The previous lot, Tail Dragger is a hand-built, gestural form. A characteristically playful piece, Nagle created Tail Dragger as a sardonic and mischievous comment on the art world’s obsession with the hand-wrought. Because Nagle dances on the fence between traditional craft and radical sculpture he has been coached by critics aligned with conventional craft ceramics to abandon his more abstract work, while more avant-garde critics have urged him to turn his cups upside down to erase their function as a vessel for liquid. Tail Dragger seems to play both sides. As one gets closer and looks into the work it becomes apparent that Nagle has removed the bottom of the object, creating an awkward cylinder with a crusty orange growth and smooth red nodule coming off its side, which might be misconstrued at first as handles, but are now confusing protuberances or, shockingly still, tails. Tail Dragger’s dysfunctionality and strange mutability between anthropomorphic form and inanimate object suggests its squat form exists only for itself. However, as is distinctive to Nagle, Tail Dragger’s colour and texture allude to ambiguous memories and experiences. Its pebbled surface resembles San Francisco’s stucco houses while the mossy green and orange colour blocking mimic the controlled designs of record covers and candy wrappers.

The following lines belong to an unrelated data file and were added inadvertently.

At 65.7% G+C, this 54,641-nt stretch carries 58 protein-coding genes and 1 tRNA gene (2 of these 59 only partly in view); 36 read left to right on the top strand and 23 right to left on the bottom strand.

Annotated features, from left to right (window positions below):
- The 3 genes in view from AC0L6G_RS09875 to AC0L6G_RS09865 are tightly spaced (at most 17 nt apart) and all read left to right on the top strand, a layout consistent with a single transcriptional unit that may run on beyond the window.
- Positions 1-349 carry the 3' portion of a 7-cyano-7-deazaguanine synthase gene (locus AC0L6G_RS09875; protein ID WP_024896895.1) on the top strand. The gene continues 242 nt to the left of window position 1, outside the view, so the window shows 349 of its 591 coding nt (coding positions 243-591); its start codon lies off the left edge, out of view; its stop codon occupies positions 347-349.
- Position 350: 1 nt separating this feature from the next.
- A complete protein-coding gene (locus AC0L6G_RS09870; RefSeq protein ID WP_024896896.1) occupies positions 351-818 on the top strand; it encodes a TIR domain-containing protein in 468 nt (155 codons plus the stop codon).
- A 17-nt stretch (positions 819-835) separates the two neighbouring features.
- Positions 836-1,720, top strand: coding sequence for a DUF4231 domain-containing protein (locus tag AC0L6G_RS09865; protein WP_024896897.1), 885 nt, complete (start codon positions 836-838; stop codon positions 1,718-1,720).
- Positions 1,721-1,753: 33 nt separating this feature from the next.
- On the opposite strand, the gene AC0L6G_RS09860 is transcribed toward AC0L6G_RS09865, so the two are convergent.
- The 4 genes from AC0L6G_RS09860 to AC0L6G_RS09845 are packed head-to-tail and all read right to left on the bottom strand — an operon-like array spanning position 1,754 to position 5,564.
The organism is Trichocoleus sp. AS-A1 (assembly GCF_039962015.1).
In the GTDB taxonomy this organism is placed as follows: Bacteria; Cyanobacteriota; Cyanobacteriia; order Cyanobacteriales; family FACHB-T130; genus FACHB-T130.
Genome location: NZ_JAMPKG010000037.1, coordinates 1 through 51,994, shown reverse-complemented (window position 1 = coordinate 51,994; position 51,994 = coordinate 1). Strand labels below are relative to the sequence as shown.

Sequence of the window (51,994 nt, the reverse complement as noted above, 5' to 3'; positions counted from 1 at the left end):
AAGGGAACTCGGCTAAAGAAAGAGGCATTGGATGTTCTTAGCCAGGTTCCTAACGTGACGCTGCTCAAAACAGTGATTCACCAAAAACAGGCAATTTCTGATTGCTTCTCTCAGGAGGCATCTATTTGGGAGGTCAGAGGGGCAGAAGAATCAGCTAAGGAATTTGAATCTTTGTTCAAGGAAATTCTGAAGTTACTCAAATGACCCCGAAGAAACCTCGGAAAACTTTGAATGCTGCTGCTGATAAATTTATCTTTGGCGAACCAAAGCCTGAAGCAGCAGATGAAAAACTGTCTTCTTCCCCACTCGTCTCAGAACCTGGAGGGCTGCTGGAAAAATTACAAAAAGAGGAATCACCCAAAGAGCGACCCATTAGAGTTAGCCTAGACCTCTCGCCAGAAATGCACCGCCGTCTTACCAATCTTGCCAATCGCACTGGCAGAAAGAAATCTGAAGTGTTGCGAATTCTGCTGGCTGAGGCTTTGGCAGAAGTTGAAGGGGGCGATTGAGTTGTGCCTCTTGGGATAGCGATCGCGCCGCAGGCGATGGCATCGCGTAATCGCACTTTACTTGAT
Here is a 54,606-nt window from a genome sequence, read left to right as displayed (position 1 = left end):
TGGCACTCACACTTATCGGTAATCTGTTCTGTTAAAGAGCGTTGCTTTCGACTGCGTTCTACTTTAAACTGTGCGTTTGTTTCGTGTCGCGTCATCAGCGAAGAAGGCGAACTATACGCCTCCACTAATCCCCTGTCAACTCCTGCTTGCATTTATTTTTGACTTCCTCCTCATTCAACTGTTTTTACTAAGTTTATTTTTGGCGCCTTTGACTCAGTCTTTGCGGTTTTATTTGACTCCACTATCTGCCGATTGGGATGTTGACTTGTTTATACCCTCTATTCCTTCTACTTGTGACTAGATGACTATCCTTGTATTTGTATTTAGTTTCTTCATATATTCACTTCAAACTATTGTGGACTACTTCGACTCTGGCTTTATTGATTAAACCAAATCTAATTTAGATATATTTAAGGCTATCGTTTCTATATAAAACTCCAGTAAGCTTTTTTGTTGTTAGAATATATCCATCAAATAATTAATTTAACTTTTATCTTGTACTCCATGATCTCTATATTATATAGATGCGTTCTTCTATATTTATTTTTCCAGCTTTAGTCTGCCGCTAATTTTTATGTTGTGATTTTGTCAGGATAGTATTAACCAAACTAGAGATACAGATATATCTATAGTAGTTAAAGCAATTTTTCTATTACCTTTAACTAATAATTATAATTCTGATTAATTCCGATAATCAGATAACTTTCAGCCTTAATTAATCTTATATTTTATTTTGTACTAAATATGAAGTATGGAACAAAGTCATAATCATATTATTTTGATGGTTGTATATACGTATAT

The visual associations tied to Nagle’s objects are as equally mysterious and humourous as their vague, enigmatic titles, which seem to catch and resonate in your head like a song. All joking aside, an astute viewer will recognise the painstaking processes employed by Nagle. While his objects appear improvisational and spontaneous they are in fact the products of labourious planning that requires persistence, stamina, and technical proficiency. These small vessels are packed with meaning and Nagle’s skill ennobles their intimate scale, magnifying their expression as well as his renegade reputation.

    -Margaret J. Schmitz

Property from a Private New York Collection



glazed earthenware
height 9.5 cm (3 3/4 in.)
Executed in 2005.

£12,000 - 16,000 

Sold for £13,750

Contact Specialist
Meaghan Roddy
Senior International Specialist, Head of Sale
+1 267 221 9152 [email protected]

Henry Highley
Specialist, Head of Sale
+ 44 20 7318 4061 [email protected]

Shape & Space: A New Ceramic Presence

London Auction 5 October 2018